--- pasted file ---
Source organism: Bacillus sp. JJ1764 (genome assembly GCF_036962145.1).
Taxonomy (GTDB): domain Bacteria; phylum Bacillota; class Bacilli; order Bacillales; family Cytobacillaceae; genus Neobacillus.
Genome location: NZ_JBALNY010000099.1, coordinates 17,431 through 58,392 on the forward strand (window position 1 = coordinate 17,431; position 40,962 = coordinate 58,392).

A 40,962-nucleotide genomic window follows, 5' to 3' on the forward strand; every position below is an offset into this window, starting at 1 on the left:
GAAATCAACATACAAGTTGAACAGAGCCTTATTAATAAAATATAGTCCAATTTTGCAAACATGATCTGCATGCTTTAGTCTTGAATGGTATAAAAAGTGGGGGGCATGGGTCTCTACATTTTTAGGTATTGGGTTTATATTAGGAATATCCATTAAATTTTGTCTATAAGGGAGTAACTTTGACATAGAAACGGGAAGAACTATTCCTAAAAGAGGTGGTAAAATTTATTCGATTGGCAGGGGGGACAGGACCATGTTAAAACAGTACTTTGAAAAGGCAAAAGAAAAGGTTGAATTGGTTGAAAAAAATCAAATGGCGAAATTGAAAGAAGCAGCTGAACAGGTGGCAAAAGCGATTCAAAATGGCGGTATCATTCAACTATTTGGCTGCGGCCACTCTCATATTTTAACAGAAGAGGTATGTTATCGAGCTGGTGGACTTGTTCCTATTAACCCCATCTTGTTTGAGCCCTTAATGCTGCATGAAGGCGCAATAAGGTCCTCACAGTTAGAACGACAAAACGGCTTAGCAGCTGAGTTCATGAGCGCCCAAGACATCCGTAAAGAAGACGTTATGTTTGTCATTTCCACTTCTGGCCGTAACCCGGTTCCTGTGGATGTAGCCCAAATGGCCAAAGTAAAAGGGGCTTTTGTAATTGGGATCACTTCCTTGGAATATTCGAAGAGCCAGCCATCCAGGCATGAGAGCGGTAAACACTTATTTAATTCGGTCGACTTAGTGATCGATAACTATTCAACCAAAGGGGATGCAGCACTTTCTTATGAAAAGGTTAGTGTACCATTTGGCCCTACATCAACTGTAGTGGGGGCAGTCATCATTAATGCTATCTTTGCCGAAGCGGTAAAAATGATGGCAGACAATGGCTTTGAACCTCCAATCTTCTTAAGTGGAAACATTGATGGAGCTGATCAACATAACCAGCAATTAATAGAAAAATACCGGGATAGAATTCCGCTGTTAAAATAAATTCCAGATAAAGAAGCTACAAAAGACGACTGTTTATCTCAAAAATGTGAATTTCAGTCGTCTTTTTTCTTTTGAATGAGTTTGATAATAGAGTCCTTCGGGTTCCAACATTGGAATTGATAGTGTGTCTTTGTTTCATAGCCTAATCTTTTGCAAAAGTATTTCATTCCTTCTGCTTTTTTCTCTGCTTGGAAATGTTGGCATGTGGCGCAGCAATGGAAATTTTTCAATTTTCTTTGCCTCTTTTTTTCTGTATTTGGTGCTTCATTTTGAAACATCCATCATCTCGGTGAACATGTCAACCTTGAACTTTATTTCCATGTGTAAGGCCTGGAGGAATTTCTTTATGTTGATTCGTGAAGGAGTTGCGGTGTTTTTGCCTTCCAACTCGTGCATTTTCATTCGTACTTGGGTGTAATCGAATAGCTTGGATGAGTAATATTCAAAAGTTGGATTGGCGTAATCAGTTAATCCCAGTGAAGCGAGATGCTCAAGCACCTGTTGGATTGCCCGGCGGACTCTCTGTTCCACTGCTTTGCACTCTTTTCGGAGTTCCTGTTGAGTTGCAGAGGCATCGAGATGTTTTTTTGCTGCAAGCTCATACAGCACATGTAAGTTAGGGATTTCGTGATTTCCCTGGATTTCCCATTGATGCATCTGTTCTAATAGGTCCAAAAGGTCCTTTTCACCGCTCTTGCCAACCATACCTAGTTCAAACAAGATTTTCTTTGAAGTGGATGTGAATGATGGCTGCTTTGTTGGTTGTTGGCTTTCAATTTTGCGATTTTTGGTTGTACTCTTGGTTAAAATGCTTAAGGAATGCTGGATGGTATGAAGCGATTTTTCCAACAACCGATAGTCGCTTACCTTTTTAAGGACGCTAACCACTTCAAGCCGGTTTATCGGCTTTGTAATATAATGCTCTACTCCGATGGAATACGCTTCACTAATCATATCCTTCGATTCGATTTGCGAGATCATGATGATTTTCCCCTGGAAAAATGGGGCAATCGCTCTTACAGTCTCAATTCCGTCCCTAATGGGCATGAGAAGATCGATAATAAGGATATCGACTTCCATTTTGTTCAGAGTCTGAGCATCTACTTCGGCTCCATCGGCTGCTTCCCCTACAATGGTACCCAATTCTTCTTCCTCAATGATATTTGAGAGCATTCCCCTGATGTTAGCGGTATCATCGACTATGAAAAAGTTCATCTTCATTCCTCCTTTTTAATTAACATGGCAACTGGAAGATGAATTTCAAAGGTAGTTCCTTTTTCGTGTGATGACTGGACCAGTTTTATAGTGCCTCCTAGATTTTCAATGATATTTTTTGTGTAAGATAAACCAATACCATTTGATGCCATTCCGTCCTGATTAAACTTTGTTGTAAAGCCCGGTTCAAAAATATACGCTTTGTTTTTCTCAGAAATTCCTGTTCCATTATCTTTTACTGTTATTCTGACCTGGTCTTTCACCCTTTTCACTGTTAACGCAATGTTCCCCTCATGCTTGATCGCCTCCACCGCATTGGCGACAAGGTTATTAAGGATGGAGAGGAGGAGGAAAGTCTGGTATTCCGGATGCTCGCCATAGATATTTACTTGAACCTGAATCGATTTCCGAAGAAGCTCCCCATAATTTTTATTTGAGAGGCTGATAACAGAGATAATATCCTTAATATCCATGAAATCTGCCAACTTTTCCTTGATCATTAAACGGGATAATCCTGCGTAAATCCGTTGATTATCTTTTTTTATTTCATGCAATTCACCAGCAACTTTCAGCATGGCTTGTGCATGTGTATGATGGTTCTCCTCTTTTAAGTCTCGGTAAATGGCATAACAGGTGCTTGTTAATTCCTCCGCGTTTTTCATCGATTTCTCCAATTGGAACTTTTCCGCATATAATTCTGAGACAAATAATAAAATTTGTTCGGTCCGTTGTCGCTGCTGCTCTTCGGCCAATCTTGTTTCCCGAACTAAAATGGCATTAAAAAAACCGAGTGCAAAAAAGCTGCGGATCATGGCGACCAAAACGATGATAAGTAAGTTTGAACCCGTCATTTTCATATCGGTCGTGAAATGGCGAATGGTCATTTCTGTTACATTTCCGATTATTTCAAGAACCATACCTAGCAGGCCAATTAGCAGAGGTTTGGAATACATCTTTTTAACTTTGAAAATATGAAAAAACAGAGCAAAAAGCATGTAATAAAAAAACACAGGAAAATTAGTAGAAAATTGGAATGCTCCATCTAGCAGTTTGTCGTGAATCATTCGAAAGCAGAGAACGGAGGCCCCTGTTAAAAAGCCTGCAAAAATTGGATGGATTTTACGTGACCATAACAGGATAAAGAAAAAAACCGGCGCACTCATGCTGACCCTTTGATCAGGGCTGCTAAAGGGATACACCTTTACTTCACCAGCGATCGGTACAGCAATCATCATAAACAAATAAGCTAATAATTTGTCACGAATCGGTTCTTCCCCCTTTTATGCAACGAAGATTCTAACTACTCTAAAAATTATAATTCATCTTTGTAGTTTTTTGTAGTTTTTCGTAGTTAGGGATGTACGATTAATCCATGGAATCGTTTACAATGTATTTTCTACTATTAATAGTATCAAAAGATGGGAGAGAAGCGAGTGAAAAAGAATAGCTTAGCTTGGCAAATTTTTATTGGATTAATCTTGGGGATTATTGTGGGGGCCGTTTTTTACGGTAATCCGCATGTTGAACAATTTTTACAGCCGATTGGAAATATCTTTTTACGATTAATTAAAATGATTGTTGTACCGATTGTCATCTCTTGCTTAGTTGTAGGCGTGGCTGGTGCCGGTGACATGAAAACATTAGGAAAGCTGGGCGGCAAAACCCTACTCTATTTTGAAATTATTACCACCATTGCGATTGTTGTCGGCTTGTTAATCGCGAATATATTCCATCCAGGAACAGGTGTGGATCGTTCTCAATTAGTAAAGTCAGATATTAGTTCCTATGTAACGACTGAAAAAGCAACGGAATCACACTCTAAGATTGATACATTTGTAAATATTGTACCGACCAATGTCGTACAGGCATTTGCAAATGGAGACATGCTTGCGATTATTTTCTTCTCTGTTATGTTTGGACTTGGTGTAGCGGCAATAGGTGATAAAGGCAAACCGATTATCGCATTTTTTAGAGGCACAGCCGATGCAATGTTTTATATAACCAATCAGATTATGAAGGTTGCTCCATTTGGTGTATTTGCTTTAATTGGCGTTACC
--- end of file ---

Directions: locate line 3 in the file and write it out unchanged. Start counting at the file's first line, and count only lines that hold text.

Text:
Genome location: NZ_JBALNY010000099.1, coordinates 17,431 through 58,392 on the forward strand (window position 1 = coordinate 17,431; position 40,962 = coordinate 58,392).